In May 1937, troops under Italian command moved into the remote area around the monastery of Debre Libanos in Ethiopia. They had been sent there by Rodolfo Graziani, one of the commanders of the Italian invasion of the country in October 1935 and now the viceroy of Italian East Africa. In February 1937 he had survived an assassination attempt in Addis Ababa. In retaliation, the Italians had killed at least 19,000 people over the next three days (a fifth of the city’s population), a massacre that became known by the date on which it began, Yekatit 12. People were burned alive in their homes or beaten to death in the streets. Others were placed in detention camps, where conditions were appalling, and tortured or executed. But this wasn’t enough for Graziani. He claimed that his attempted assassination had been planned by the Ethiopian Church and, as he recovered in hospital, began to plan the destruction of its most important centre, the monastery at Debre Libanos, founded in the 13th century. The pretext for the attack was that the two men who had tried to kill Graziani in Addis had supposedly passed through the lands surrounding the monastery as they made their escape (Debre Libanos is sixty miles or so north of the city). The plan – which survives in the archives of the Italian administration – was to kill the entire religious community there. Graziani’s subordinate General Maletti was chosen to carry out the massacre, commanding a Muslim battalion made up of Eritreans, Libyans and Somalis. It is an uncomfortable truth for those on the far right who look up to Mussolini, while also promoting Islamophobia, that the Italian army enabled a form of jihad against the Ethiopian Orthodox Church.
Pilgrims gathered at the monastery every year to celebrate the feast day of its founder, St Tekle Haymanot, on 20 May. Maletti began to round up people as they arrived at the site. On 19 May, Graziani ordered the summary execution of ‘all monks without distinction’. ‘Please assure me this has been done,’ he went on, ‘informing me of the number of them.’ Orders were also given to burn the buildings and bodies. The massacre is described by Ian Campbell in Holy War, in horrific detail. In order to hide the extent of the killing, most of the victims were taken from the monastery in trucks. They were shot, mainly with machine guns, and buried where they fell in mass graves. Those who refused to get into the trucks were shot on the spot. Many of the victims were elderly, some were children and all were unarmed. Campbell estimates that between 1200 and 1600 ‘pilgrims and clergy’ were killed that day. He shows that what happened at Debre Libanos was part of a series of massacres aimed at destroying the Ethiopian Church as an institution. Villages and homes in other parts of the country were attacked; churches were burned down and sacked. Graziani reported back to Rome in bureaucratic language, repeatedly using the phrase ‘all prisoners have been shot.’ Italy’s ‘total war’ in Ethiopia prefigured the way the Nazi army would act; far from being a meek follower of Hitler, Mussolini was ahead of him.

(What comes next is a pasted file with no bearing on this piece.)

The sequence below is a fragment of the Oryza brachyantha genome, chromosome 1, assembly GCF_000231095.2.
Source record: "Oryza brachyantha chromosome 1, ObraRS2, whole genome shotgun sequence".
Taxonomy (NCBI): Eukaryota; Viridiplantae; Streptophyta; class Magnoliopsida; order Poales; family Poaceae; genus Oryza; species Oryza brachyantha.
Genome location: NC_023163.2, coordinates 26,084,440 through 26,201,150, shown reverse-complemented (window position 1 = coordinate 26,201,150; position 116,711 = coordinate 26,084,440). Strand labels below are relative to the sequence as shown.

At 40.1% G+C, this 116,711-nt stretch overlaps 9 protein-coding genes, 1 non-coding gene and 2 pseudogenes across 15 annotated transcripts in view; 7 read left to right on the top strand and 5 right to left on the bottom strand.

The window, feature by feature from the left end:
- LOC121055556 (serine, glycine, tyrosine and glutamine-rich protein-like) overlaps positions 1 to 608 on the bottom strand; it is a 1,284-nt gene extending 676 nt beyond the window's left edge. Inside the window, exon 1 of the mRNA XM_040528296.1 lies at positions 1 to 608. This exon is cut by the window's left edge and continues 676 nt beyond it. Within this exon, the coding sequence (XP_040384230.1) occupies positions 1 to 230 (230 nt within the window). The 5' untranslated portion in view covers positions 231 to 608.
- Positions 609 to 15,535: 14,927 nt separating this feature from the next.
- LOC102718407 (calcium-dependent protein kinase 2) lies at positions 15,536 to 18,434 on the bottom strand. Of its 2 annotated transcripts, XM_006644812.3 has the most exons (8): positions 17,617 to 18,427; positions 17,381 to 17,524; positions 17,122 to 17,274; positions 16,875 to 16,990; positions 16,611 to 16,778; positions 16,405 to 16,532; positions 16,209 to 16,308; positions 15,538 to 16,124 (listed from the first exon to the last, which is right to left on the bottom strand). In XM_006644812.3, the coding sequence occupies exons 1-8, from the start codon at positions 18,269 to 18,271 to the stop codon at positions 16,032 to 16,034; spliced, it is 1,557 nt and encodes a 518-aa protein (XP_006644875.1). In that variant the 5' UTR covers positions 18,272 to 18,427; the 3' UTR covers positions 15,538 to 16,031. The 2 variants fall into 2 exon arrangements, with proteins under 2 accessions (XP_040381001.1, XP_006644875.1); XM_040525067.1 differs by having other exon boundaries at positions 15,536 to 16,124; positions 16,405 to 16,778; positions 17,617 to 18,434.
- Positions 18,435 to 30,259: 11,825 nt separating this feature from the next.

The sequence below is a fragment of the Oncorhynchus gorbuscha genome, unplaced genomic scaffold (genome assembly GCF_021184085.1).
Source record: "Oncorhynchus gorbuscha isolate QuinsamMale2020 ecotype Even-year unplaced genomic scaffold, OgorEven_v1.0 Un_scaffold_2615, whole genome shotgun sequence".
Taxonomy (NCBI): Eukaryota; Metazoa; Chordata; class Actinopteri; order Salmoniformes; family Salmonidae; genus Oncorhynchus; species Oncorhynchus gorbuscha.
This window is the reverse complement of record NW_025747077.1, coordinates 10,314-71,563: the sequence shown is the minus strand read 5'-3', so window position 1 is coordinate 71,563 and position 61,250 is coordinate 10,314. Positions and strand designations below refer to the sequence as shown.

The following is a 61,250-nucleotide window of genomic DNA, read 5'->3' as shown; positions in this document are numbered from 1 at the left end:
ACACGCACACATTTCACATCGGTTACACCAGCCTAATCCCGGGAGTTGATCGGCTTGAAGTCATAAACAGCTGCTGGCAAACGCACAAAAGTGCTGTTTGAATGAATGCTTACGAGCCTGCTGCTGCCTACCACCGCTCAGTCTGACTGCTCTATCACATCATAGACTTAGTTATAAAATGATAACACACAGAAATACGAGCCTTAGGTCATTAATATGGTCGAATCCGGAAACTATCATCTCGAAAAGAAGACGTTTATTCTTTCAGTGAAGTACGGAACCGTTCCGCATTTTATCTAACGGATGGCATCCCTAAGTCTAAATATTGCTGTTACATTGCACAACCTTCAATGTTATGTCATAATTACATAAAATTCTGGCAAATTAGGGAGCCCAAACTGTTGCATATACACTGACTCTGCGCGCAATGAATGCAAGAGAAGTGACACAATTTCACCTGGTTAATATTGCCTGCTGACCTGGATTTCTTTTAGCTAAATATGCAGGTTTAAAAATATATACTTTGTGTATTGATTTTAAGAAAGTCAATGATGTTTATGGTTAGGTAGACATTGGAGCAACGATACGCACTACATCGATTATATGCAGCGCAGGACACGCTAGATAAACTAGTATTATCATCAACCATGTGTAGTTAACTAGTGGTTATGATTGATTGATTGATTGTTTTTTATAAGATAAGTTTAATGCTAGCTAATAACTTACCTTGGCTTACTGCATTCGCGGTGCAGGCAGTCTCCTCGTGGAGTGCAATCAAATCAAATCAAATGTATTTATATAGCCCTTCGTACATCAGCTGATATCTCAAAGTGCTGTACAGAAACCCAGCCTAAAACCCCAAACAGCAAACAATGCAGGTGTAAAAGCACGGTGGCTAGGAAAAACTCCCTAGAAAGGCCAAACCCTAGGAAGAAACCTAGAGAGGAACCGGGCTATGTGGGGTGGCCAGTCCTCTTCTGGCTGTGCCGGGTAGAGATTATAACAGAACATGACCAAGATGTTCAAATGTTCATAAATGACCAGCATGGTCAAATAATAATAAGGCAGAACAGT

Campbell underlines the parallels between historic crusades and the massacres, but there are closer comparisons. The burnings, the pleasure in violence, the extremity of the destruction are reminiscent of the methods used by the squads who brought fascism to power in Italy itself in 1921-22. In Ethiopia, these squads were given free rein against an ‘uncivilised’ and ‘heretical’ external enemy, and they went about their task with gusto and frightening efficiency. The violence and destruction seems to have brought pleasure to some of the perpetrators – many of them took photographs showing their victims with severed heads or limbs.
Despite this savage repression, resistance to the Italians continued. In fact, the strategy of massacres backfired, pushing the Church in Ethiopia (what remained of it) into a much more active role against the Italian occupiers. This, in turn, led to a policy reversal by the Italians, who tried to incorporate the Ethiopian clergy into the occupying regime. But the damage had been done. ‘Catholicism, now clearly identified with the enemy, had become as unpopular there as it had been after the religious wars of the early 17th century,’ Campbell writes. ‘For the Roman Church, the great crusade had been a disaster.’